The National Autistic Society has highlighted the human costs of a Transforming Care Programme currently failing 3,000 people.
NHS England has announced the appointment of its first national learning disability director as it attempts to get the Transforming Care programme on track to succeed by 2019.
Ray James, the former president of the Association of Directors of Adult Social Services and the long-standing executive director of health, housing and adult social care at the London Borough of Enfield, has been appointed on a two year secondment.
The news is shared by the NHS at a time when the government and the health and care sectors are facing increasing pressure by activists and charities to accelerate transitions out of 'hospital accommodation'.
The National Autistic Society's new report outlines "serious failings of care including incorrectly supplying heavy doses of anti-psychotics when no psychosis was present, unnecessary use of restraint and a lack of staff trained in autism."
The charity, which interviewed 13 families in conjunction with Mencap, says "urgent improvements" are needed. It has now published six recommendations to make Transforming Care a success:
- The Government should urgently strengthen the law around the rights of people in (or at risk of) inpatient care.
- NHS England must commission more specialist community-based services in line with the Transforming Care Service Model, and closely scrutinise individual plans for discharge to make sure they are acted on.
- Local health and social care commissioners must commission community-based support and inpatient services, in line with the Service Model, including to prevent admission in the first place.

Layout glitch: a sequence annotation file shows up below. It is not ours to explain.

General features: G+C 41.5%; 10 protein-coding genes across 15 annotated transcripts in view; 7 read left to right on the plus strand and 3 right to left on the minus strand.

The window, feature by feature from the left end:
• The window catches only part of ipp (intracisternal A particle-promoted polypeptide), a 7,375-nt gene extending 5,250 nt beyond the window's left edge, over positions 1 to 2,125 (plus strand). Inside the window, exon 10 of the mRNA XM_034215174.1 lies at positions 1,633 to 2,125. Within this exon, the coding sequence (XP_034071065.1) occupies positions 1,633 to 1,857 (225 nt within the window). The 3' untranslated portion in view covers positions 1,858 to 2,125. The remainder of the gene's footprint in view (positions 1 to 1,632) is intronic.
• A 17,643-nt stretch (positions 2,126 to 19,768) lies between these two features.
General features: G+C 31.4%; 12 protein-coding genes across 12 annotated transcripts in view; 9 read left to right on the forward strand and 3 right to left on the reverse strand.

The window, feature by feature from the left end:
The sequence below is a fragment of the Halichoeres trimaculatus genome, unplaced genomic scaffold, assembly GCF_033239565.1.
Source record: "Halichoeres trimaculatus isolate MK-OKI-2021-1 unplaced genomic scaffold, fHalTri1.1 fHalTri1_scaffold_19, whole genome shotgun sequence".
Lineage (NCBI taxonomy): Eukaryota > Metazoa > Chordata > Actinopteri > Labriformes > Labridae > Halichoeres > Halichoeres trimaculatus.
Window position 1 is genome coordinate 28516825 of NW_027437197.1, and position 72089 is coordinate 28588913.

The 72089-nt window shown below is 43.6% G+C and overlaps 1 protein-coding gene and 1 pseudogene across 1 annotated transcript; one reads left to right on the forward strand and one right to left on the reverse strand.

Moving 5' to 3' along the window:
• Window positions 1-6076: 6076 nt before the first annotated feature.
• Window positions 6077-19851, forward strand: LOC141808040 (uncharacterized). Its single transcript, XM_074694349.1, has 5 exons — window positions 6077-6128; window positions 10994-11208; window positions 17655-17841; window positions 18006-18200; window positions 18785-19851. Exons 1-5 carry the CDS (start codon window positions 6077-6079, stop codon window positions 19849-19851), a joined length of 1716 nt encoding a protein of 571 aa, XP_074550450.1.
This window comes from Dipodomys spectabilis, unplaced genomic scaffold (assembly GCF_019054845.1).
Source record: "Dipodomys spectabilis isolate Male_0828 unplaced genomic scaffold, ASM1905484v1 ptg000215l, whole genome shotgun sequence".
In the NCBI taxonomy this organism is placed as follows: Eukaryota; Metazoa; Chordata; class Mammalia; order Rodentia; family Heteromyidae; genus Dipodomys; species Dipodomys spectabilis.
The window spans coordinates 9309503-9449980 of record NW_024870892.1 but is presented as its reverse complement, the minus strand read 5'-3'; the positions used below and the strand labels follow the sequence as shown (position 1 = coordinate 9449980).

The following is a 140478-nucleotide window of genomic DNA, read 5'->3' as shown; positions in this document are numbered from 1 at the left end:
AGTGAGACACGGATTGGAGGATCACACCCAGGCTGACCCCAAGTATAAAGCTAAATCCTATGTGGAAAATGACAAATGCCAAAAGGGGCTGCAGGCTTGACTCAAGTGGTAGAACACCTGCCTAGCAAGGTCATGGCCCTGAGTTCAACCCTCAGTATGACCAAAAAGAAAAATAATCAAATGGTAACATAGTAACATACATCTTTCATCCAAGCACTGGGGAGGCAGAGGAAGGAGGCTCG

- Inpatient care providers must ensure their staff are properly trained and their practices do not rely on excessive restraint and medication.
- The CQC must robustly inspect and regulate inpatient services.
- Professionals working with people with a learning disability, on the autism spectrum, or both must listen to individuals and their families and ensure their voices are at the centre of all decisions about their support.
Mr James will be expected to bring much needed momentum to the Transforming Care programme.
He will be tasked with providing leadership and sharing incentives for care providers to deliver transitions.
Several years on from the abuses exposed at Winterbourne View, close to 3,000 people with learning disabilities and autism continue to live in hospital settings.
The high fees accommodation providers are able to command has been highlighted as a key area undermining the desire for change.
Ray James said: “I’m delighted to have this opportunity to lead the NHS’s work with and for people with a learning disability and/or autism, their families and carers. I am particularly pleased to bring my background and values from a career in local government and social care to this role."
"There is much to do if we are to realise our ambition to support people to lead independent, inclusive lives in their communities, able to access high quality, care, support and/or treatment services when needed."
"I am looking forward to the challenges and opportunities over the next couple of years and also want to express my thanks to all at Enfield Council for supporting my secondment.”
Professor Jane Cummings, Chief Nursing Officer for England and Regional Director for London, said: “Ray has huge experience in local government and is a great addition to the NHS England team."
"We are committed to ensuring people with a learning disability get the right care and support using innovative services."
"Ray’s experience and knowledge will help ensure continuing progress across the NHS, local government and the third sector on our shared mission to drive new options for people with learning disabilities.”
You can contribute to the debate on what needs to change in order for Transforming Care to become a reality and hear from experts by joining us at Learning Disability Today London 2017 on November 22.